Amnesty International has condemned Saudia Arabia's decision to execute a 19-year-old Sri Lankan maid accused of murdering a baby in her care - despite the fact she was 17 at the time of the alleged offence and has denied confessing to the crime.
Rizana Nafeek was arrested in May 2005 in Jeddah and was "believed to have confessed to the murder during police questioning". The Saudi authorites claim she "admitted strangling the four-month-old boy while feeding him with a bottle", the Telegraph reports, although she has since retracted the confession. She insists "the child had begun to choke before losing consciousness in spite of her desperate efforts to clear his airway".
The Sri Lankan government has reportedly filed an appeal on Nafeek's behalf, the deadline for which expires today. Sri Lanka's deputy foreign minister Hussein Bhaila is hoping to head a delegation, including Nafeek's parents and other ministry officials, to Saudi Arabia today - but all were still awaiting visas last night. Unless the authorities amend the sentence or the victim's parents decide on clemency, Nafeek will be publicly beheaded.
Amnesty International notes: "Saudi Arabia is a state party to the Convention on the Rights of the Child (CRC), which expressly prohibits the execution of offenders for crimes committed when they were under 18 years old."
Amnesty International's UK director Kate Allen said: "It is an absolute scandal that Saudi Arabia is preparing to behead a teenage girl who didn't even have a lawyer at her trial. The Saudi authorities are flouting an international prohibition on the execution of child offenders by even imposing a death sentence on a defendant who was reportedly 17 at the time of the alleged crime."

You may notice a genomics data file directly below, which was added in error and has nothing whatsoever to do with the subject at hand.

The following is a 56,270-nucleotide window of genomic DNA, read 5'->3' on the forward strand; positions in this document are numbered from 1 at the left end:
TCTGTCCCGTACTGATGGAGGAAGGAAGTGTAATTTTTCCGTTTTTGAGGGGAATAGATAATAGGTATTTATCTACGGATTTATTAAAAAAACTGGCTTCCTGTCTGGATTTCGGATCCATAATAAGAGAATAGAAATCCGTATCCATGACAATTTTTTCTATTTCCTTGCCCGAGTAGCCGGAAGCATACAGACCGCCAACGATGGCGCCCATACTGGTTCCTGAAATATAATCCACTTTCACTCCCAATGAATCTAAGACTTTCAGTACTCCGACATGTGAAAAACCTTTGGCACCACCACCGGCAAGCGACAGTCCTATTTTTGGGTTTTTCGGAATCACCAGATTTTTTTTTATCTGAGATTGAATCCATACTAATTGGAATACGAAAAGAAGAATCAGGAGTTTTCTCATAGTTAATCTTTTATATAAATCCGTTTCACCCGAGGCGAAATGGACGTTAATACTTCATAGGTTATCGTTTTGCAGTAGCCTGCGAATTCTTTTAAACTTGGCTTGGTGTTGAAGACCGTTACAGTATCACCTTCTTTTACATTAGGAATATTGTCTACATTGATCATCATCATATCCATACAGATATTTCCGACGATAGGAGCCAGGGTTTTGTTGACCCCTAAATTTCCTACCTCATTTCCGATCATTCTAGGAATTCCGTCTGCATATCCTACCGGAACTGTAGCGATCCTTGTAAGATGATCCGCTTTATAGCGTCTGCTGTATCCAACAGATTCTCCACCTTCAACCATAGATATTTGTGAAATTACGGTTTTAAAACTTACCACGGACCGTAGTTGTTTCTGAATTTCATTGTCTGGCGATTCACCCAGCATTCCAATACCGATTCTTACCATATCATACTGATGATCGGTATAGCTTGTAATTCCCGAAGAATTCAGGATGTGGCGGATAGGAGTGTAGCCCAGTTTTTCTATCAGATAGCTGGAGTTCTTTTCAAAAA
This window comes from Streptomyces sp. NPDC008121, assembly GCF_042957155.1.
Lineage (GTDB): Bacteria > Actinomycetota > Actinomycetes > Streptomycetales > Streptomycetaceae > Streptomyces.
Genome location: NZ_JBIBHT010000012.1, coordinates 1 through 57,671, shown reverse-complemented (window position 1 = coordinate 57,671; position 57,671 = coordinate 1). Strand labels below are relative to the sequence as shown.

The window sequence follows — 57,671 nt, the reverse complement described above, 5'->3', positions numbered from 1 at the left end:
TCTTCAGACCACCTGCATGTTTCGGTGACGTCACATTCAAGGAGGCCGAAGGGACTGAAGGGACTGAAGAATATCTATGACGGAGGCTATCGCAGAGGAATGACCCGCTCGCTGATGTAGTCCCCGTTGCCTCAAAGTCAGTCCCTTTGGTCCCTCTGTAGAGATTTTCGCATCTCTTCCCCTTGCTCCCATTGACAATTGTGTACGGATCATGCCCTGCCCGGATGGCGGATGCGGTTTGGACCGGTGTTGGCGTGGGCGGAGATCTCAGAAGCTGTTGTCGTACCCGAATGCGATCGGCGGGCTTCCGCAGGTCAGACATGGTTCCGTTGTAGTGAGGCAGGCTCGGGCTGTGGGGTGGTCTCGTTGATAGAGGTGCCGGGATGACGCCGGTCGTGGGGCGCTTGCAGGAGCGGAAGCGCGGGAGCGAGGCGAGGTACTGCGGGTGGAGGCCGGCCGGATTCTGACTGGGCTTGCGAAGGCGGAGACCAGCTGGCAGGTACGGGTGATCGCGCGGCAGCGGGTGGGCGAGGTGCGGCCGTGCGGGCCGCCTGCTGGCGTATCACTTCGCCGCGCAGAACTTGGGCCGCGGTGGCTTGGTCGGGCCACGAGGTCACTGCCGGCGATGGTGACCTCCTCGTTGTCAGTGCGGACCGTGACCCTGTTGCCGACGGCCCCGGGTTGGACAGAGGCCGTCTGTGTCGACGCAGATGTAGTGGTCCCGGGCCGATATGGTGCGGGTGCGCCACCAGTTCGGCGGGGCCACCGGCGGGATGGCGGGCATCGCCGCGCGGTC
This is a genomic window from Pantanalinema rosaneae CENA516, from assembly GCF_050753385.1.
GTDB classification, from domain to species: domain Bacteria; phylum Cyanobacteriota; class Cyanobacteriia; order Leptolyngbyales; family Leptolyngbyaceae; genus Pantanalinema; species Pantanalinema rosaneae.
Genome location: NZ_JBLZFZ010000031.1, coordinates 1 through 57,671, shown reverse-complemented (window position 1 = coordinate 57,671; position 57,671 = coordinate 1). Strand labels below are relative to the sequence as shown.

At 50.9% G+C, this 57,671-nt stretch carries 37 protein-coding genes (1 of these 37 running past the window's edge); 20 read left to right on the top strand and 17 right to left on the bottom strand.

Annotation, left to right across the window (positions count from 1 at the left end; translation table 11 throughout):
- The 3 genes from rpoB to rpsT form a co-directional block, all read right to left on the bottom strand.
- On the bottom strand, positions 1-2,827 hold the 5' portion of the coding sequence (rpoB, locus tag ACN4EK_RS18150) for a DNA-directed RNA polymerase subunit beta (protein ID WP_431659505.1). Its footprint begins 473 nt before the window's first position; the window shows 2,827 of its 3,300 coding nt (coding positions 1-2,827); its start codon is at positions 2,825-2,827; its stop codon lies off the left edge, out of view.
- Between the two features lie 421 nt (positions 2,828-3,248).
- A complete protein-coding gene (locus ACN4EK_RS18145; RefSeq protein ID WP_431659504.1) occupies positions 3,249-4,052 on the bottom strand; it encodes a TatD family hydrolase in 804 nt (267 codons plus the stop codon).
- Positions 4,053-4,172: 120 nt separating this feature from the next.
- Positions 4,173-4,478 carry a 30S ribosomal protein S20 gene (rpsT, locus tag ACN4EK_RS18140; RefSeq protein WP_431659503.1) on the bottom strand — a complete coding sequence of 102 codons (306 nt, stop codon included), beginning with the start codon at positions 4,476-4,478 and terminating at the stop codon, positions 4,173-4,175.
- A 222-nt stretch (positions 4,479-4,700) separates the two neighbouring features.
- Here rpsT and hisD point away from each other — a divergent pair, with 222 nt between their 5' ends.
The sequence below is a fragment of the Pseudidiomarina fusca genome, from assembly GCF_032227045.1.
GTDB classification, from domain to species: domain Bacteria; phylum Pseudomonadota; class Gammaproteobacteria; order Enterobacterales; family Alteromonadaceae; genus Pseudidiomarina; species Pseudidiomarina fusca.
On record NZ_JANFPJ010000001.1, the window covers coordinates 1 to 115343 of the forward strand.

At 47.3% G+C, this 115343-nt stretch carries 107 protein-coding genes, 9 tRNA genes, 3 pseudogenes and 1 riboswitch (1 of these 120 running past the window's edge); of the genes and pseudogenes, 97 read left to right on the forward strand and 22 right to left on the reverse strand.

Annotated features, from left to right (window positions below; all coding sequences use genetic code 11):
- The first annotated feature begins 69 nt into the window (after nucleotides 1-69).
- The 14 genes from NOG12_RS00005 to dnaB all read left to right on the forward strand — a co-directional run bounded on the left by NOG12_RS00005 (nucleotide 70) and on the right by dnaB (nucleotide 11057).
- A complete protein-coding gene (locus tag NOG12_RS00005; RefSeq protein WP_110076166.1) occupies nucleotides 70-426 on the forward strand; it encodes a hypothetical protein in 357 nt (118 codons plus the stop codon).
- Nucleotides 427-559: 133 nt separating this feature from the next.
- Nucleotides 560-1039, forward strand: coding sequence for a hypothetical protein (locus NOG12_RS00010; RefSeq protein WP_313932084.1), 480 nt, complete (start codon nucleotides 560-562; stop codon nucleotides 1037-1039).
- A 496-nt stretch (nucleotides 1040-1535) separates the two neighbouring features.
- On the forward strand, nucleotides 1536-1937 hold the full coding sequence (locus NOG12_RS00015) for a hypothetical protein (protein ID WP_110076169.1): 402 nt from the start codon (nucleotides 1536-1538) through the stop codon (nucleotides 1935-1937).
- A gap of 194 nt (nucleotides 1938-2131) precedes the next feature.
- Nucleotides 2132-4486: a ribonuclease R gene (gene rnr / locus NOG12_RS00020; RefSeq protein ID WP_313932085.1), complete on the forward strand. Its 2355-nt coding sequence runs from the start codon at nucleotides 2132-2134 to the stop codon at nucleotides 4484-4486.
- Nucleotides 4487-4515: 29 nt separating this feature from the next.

Suhaila Hammad of Saudi Arabia's National Society for Human Rights countered that an increasing number of crimes could be attributed to the sheer number of foreign workers in the country, and the number of executions has risen accordingly. She added that prisoners "were treated humanely and that beheadings deterred crime".
She concluded: "Should we just think of and preserve the rights of the murderer and not think of the rights of others?"
In 2005, Saudi Arabia carried out 191 executions, the Telegraph notes. The figure last year dropped to 38, but in 2007, "102 have already taken place just over half way through the year". ®
Amnesty International summarises the Saudi legal process thus:
Saudi Arabia applies the death penalty for a wide range of offences. Court proceedings fall far short of international standards for fair trial, and take place behind closed doors.
Defendants normally do not have formal representation by a lawyer, and in many cases are not informed of the progress of legal proceedings against them. They may be convicted solely on the basis of confessions obtained under duress, torture or deception.